For a long time, politics and popular culture have been intertwined and inseparable. In America, this connection has reached an unprecedented height in the Trump era. For this reason, press and social media seized the interest of the audience and published a large amount of content that combined politics and popular culture during the US election and the coronavirus pandemic. In South Korea, the combination of politics and B-class culture has also become mainstream. When politicians want to seek the support of young voters, they will advertise themselves as B-class figures. This trend reached its peak during the 2012 election. The combination of politics and popular culture uses entertainment to disrupt serious politics and attracts new voters, especially the younger generation. It becomes a way to increase the approval ratings of a leader or domestic support for a government, especially during the 2020 legislative election. However, entertaining politics also has side effects. Too much entertainment will be counterproductive and arouse public resentment. In the paper, the author will explain how politics and popular culture work together by analyzing B-class representative character, Pengsoo’s political news from 2019 to 2020. Through sentiment analysis, Koreans are increasingly dissatisfied with the combination of Pengsoo and politics. Based on this analysis, this entertaining Korean politics is now facing both opportunities and challenges under the influence of the coronavirus pandemic and the dual contradictions of B-class culture itself.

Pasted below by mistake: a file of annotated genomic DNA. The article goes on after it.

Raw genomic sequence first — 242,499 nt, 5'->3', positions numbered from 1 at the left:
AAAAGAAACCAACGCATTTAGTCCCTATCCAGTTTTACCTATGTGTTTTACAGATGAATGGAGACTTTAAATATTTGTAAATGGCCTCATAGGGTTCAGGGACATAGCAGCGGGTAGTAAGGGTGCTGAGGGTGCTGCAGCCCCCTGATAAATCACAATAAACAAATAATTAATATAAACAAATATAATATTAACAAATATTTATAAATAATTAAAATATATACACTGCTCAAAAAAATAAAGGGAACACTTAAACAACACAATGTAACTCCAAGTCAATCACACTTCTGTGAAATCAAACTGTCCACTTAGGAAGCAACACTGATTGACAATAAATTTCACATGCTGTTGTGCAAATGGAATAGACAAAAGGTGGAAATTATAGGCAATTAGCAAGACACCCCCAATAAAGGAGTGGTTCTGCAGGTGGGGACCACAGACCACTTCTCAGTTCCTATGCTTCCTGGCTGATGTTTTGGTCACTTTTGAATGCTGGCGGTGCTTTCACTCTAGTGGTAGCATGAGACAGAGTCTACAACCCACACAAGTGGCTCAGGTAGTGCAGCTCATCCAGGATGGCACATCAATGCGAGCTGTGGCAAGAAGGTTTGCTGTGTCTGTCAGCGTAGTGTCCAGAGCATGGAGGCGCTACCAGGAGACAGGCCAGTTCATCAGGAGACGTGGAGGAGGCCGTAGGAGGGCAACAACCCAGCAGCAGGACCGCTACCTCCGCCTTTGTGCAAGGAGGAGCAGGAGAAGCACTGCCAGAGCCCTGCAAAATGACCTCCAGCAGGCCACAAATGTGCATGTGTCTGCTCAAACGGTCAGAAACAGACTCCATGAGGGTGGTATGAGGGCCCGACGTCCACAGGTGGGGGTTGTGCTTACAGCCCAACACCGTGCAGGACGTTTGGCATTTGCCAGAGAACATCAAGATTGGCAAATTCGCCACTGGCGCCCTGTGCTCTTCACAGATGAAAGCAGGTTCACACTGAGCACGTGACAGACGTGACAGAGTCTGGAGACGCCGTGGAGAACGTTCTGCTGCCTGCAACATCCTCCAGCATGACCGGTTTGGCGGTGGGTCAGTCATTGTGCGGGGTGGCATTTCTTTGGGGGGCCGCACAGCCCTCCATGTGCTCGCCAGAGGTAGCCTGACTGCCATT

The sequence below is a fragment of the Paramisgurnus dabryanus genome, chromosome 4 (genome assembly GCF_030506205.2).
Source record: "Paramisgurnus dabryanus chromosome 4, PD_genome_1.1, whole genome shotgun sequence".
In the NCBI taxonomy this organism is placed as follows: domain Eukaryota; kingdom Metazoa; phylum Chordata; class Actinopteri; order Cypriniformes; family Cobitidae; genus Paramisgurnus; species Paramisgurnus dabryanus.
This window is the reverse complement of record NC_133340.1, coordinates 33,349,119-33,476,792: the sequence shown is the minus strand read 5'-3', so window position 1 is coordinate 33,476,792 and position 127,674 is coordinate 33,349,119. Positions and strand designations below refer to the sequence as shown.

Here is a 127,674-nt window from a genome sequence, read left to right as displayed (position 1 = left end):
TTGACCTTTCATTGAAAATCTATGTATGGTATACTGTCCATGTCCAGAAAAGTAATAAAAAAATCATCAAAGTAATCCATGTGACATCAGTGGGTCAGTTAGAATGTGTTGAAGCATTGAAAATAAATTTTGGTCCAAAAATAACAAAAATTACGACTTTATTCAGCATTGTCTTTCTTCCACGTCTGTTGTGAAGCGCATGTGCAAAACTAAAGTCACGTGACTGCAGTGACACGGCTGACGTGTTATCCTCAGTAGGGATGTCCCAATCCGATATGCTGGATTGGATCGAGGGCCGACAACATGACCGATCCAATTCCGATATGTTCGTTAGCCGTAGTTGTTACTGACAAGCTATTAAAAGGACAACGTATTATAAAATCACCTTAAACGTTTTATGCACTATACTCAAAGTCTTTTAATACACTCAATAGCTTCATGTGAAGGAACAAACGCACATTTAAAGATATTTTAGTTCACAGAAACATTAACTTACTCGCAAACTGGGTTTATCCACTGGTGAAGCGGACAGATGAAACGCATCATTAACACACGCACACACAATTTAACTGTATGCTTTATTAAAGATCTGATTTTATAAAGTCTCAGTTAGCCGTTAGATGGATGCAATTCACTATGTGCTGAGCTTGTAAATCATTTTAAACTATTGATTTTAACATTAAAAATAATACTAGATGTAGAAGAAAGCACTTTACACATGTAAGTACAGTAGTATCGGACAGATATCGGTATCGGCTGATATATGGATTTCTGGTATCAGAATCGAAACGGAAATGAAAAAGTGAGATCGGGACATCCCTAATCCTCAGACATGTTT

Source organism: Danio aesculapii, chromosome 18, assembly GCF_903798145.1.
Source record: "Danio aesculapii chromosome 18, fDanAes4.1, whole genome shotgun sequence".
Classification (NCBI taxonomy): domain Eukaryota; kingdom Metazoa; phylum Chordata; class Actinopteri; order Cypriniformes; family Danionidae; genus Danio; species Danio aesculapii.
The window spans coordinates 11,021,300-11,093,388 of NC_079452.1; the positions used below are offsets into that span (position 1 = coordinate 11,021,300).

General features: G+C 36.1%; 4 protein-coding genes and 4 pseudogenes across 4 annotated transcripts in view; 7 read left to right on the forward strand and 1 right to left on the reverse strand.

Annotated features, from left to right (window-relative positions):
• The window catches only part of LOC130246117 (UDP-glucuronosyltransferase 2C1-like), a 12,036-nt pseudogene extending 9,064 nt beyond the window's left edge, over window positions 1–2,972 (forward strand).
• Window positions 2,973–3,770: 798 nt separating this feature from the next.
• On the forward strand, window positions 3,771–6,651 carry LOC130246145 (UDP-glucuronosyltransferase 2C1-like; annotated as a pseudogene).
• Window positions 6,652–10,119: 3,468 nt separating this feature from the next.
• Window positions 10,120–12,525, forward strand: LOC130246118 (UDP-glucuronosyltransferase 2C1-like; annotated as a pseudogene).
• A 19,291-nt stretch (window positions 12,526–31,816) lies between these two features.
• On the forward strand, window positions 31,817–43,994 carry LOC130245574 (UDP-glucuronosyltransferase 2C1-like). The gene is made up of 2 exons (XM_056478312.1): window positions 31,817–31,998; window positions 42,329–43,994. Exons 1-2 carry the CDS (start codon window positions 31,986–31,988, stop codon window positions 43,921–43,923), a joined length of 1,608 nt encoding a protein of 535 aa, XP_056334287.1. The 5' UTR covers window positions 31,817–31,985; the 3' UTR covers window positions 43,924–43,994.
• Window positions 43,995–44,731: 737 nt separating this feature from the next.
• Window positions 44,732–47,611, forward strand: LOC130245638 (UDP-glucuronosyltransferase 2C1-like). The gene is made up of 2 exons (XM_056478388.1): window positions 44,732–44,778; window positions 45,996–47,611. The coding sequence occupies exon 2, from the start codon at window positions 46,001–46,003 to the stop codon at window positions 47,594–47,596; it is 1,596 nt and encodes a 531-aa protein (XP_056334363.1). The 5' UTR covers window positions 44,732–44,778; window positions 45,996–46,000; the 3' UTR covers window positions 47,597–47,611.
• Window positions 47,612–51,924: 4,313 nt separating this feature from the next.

Cai Wantong, Chulalongkorn University, Thailand
Stream: Cultural Studies
This paper is part of the ACCS2021 Conference Proceedings (View)
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